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Origins

Until the beginning of the 19th Century, the Moot Hall, situated at the top of Briggate, served as a Town Hall for Leeds. Council meetings and judicial business took place there until the Court House was built in Park Row in 1813. By the middle of the 19th century, the Court House was no longer adequate for the administration of the rapidly growing town, and it was proposed that a new Town Hall should be built.

In July 1850 a committee was appointed by the Borough Council to raise money for a statue of Sir Robert Peel who had died earlier that year. It was also empowered to 'ascertain the feelings of the inhabitants as to the erection of a large public hall'.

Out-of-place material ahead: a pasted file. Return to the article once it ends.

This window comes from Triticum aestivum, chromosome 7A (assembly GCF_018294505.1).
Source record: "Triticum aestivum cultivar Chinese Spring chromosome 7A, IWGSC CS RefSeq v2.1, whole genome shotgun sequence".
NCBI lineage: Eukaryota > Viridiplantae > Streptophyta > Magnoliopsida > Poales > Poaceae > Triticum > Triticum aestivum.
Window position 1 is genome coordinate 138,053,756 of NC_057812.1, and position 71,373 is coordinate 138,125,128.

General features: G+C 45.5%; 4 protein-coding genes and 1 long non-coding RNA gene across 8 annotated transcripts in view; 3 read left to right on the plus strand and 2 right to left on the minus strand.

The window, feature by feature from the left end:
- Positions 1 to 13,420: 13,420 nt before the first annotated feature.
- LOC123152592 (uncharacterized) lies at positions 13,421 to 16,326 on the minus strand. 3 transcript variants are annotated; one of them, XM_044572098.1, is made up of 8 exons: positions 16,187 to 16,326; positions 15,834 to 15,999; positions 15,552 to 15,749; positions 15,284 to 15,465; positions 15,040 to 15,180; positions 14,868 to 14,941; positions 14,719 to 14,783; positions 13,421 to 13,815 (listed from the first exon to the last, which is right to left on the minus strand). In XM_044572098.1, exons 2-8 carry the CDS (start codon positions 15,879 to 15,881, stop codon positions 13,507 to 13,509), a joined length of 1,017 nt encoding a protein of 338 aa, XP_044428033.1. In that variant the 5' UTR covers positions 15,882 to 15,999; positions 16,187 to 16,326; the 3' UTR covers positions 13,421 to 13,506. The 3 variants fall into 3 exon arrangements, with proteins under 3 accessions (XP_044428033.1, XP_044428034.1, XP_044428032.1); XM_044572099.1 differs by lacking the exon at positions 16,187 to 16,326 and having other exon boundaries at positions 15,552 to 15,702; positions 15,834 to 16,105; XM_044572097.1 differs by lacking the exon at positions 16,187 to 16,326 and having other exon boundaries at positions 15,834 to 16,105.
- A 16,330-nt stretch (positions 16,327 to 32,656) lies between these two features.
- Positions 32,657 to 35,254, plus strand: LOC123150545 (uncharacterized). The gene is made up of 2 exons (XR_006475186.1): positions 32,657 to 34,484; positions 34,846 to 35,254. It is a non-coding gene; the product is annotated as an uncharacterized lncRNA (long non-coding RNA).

It was intended that the hall would be built by public subscription, by the sale of 10 shares. But this attempt to raise money failed, and at a council meeting in October 1850, Edwin Eddison suggested that a special rate should be levied for the building of the Town Hall. The decision was deferred until after the elections in November, to allow the voters to express their views.

At a council meeting in January 1851 Alderman Hepper proposed that a new Town Hall be built, and the motion was carried by 24 votes to 12.



Click images to enlarge
Moot Hall, 1816
Moot Hall, 1816
Court House, 1829
Court House, 1829
Statue of Robert Peel
Statue of Robert Peel




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© 2003 Leeds City Council | Site created by: LCC electronic information team | 25 March 2003